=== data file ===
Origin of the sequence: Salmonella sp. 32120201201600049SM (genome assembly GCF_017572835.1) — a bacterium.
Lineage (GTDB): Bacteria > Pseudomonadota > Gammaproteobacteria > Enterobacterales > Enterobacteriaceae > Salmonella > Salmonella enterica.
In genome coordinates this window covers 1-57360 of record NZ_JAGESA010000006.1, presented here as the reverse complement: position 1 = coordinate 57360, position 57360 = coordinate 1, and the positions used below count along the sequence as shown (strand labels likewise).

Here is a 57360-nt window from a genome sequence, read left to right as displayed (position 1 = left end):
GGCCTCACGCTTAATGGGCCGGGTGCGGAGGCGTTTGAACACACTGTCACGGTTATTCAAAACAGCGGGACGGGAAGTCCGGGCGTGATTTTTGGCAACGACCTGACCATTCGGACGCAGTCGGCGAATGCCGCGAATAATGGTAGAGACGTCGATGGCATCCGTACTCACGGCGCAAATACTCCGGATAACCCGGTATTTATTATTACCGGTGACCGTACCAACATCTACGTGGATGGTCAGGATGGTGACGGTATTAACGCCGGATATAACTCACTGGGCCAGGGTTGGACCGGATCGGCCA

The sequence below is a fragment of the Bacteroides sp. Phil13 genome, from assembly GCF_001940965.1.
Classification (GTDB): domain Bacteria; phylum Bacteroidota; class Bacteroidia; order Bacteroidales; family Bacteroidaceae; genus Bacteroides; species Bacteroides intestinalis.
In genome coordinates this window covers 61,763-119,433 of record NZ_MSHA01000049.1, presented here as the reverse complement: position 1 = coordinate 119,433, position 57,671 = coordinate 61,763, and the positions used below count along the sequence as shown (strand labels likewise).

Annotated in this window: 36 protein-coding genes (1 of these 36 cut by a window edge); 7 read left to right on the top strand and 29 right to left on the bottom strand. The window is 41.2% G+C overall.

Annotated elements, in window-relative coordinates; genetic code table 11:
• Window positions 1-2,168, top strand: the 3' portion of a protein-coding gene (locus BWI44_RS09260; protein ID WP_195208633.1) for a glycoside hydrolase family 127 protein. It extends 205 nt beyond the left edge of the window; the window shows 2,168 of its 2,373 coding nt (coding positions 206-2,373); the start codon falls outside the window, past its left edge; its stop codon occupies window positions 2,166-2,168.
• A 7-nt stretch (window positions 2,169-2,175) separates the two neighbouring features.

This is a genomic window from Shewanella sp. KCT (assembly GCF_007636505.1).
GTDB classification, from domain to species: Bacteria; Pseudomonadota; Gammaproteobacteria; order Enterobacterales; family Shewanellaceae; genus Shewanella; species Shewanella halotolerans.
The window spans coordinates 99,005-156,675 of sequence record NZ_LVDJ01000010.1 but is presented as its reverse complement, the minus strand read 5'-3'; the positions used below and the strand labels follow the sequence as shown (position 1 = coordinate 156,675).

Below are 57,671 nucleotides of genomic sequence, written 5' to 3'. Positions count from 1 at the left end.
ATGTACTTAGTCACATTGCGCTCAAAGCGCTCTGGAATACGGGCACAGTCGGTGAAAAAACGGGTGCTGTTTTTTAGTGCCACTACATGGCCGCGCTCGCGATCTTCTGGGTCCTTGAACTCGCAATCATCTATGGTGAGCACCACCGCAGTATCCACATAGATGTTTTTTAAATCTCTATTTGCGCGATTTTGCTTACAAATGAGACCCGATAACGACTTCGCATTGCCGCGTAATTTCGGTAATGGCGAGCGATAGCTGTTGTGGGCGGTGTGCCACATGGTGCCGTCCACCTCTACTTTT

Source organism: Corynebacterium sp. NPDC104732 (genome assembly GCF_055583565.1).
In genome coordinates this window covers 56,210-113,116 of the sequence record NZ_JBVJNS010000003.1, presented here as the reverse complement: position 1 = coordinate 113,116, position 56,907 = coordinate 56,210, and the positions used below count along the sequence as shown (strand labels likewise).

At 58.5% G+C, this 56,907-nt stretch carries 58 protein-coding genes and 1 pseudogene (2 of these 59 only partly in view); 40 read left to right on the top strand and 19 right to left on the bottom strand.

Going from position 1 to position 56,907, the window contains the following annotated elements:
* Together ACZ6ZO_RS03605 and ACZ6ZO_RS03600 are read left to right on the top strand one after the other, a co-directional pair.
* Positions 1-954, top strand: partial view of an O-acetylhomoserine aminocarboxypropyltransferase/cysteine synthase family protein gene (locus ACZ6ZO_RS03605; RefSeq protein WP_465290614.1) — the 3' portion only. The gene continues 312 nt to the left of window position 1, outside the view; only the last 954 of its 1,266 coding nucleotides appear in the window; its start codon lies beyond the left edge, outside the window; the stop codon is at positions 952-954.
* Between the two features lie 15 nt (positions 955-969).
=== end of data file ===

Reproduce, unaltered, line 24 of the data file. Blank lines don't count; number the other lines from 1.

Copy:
* Between the two features lie 15 nt (positions 955-969).